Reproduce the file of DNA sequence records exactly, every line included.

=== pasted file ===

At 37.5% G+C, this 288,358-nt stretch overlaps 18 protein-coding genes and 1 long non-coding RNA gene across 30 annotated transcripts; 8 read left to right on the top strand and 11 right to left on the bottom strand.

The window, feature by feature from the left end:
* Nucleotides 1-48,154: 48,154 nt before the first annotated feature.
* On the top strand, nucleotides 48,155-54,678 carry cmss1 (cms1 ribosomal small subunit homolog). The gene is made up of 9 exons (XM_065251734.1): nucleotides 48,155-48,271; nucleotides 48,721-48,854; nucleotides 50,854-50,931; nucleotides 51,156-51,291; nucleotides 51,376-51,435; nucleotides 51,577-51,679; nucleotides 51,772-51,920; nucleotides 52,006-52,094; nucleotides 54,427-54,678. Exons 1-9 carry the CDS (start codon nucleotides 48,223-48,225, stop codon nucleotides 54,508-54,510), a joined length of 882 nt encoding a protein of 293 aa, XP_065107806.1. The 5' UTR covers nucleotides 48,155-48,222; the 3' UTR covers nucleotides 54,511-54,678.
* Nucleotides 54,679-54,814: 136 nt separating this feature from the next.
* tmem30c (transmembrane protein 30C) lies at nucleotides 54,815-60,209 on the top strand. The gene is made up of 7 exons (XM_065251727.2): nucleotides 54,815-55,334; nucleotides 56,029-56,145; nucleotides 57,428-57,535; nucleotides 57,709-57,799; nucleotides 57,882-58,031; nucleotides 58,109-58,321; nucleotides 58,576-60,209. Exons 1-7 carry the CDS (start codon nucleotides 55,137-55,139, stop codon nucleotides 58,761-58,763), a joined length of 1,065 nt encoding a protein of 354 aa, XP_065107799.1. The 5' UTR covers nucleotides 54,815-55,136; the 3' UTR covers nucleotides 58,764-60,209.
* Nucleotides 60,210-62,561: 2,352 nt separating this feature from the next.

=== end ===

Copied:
At 37.5% G+C, this 288,358-nt stretch overlaps 18 protein-coding genes and 1 long non-coding RNA gene across 30 annotated transcripts; 8 read left to right on the top strand and 11 right to left on the bottom strand.

The window, feature by feature from the left end:
* Nucleotides 1-48,154: 48,154 nt before the first annotated feature.
* On the top strand, nucleotides 48,155-54,678 carry cmss1 (cms1 ribosomal small subunit homolog). The gene is made up of 9 exons (XM_065251734.1): nucleotides 48,155-48,271; nucleotides 48,721-48,854; nucleotides 50,854-50,931; nucleotides 51,156-51,291; nucleotides 51,376-51,435; nucleotides 51,577-51,679; nucleotides 51,772-51,920; nucleotides 52,006-52,094; nucleotides 54,427-54,678. Exons 1-9 carry the CDS (start codon nucleotides 48,223-48,225, stop codon nucleotides 54,508-54,510), a joined length of 882 nt encoding a protein of 293 aa, XP_065107806.1. The 5' UTR covers nucleotides 48,155-48,222; the 3' UTR covers nucleotides 54,511-54,678.
* Nucleotides 54,679-54,814: 136 nt separating this feature from the next.
* tmem30c (transmembrane protein 30C) lies at nucleotides 54,815-60,209 on the top strand. The gene is made up of 7 exons (XM_065251727.2): nucleotides 54,815-55,334; nucleotides 56,029-56,145; nucleotides 57,428-57,535; nucleotides 57,709-57,799; nucleotides 57,882-58,031; nucleotides 58,109-58,321; nucleotides 58,576-60,209. Exons 1-7 carry the CDS (start codon nucleotides 55,137-55,139, stop codon nucleotides 58,761-58,763), a joined length of 1,065 nt encoding a protein of 354 aa, XP_065107799.1. The 5' UTR covers nucleotides 54,815-55,136; the 3' UTR covers nucleotides 58,764-60,209.
* Nucleotides 60,210-62,561: 2,352 nt separating this feature from the next.